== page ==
Did you get all jazzed when Jeff Daniels tweeted this picture of himself and Jim Carrey dressed in their Dumb and Dumber garb, the first photo from the classic comedy's sequel? Are you counting down the days until Anchorman 2 is released on Dec. 20? Do you just love it when studios succumb to fan demands and put out a sequel years after the original's release?
If you answered yes to any of these questions, you're wrong and you're ruining everything.
A Dumb and Dumber sequel is a terrible idea. Anchorman 2 will be a crushing disappointment. These sorts of comedy sequels that come out years after the original film (in the case of Dumb and Dumber To, two decades after) do little but ruin the pristine reputations of the classic movies they follow. They're cash grabs by studios that prey on fans that will pay $10 to see a film just because they feel like they've been heard, and answered.
The movie studios aren't really to blame here. Sure, if they had any semblance of artistic integrity, they — and everyone involved in the film, from writers to actors to producers — would recognize the rehashed sequel they're putting out is needless and inane. But movie studios are in this game to make money, their only concern is profit, and so if a film has an already built — in audience, they have no reason not to produce it. They're just feeding a rabid fan base. It's the fans who should know better.
The internet is the worst thing to ever happen to cult fandoms. It bred a sense of entitlement in these fandoms – even if Dumb and Dumber and Anchorman barely qualify as cult movies – so that fans feel as if they're owed a sequel. The internet gives fans a place to aggregate, feed off each other, as their demands grow ravenous and louder with each "tease" from actors and studios. How many times did Jim Carrey or Jeff Daniels hint at a D&D sequel before yesterday's picture? And each time only increased the call for a sequel. But here's the thing: fans are idiots. Fans don't know what they want — they think just because they loved the original, they'll love a sequel. They pay no mind to the inevitable letdown that comes with a sequel. When was the last time a comedy sequel was good? Fans have no interest in leaving well enough alone. They simply want and demand, and then shrug and move on when the sequel eventually disappoints them.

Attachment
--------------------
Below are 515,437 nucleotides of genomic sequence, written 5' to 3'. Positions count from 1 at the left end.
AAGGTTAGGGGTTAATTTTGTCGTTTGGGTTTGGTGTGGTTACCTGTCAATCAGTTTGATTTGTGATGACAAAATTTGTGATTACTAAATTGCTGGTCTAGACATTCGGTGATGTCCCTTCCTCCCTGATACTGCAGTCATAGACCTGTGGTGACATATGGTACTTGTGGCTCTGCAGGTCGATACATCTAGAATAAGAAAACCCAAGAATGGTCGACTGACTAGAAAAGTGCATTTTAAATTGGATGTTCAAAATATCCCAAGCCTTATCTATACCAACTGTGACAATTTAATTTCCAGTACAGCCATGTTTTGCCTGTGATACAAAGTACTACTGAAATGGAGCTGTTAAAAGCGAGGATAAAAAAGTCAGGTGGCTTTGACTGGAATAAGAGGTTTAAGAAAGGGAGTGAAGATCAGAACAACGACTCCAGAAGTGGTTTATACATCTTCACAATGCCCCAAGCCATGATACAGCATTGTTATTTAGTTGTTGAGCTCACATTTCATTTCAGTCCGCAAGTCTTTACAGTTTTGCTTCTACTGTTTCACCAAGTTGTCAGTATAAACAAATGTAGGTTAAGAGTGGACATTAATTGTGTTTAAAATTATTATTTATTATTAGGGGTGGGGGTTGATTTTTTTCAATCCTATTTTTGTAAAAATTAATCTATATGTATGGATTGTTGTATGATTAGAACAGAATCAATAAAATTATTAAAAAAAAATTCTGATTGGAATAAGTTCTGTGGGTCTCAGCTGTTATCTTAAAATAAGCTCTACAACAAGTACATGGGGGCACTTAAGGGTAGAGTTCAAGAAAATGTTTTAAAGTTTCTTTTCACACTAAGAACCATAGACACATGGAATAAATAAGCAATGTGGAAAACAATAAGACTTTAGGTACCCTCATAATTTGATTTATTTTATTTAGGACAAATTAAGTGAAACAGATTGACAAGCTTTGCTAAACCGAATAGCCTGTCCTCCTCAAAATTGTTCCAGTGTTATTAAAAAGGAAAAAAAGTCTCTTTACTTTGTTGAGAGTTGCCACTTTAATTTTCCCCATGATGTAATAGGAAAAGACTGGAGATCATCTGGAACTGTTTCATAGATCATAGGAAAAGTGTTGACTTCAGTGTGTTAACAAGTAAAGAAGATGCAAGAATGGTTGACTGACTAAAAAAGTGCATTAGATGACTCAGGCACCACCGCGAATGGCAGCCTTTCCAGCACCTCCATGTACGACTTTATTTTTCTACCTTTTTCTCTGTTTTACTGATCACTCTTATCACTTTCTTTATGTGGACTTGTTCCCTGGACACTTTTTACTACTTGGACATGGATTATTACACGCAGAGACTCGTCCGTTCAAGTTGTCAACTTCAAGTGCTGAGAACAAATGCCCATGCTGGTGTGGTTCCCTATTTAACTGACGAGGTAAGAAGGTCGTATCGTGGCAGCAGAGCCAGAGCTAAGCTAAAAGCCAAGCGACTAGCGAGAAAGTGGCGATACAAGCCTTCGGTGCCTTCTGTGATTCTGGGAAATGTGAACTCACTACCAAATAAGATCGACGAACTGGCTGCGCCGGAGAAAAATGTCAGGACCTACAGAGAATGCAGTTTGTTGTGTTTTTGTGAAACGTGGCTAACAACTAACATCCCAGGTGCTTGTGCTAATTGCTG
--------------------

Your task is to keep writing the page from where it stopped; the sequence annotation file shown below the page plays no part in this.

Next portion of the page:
That's the paradox of fan-demanded sequels: the feverish devotion to the original that drives demand for another movie translates to impossibly high standards that a sequel has no chance of meeting. Why can't fans simply be happy with what they have? The internet age has created a gluttonous fandom that always wants more and is never satisfied.
Case in point: the fourth season of Arrested Development. The Netflix-exclusive series is patient zero for what happens when a cult fandom's prayers are answered. And the result is, predictably and inevitably, disappointing. There was no way AD season four was going to live up to the first three, not when it aired ten years later. Too much time had gone by, and the mere existence of a fourth season ruins what made the first three so special. AD was beloved to fervently because it was cut short, because it wasn't given time to grow stale. Wanting more was a part of the show's mystique. When fans were given what they wanted, well the entire series seemed a little less special.
The same thing will happen to Dumb and Dumber and Anchorman. Right now, those two movies sit among the top ten best comedies of the past twenty years. They're pinnacles of comedic film. But that doesn't mean their sequels will be anywhere near as good — in all likelihood, they will be huge disappointments, because the hype for these sequels is unsustainable.
Comedy is best when it's new. There is no such thing as a good old joke. And for sequels to movies made 10, 20 years ago, every joke is old. Let the classics stay classics. Don't dig up what should stay dead. Move on to something new and fresh. Create new classics. And let the fans be happy with what they have.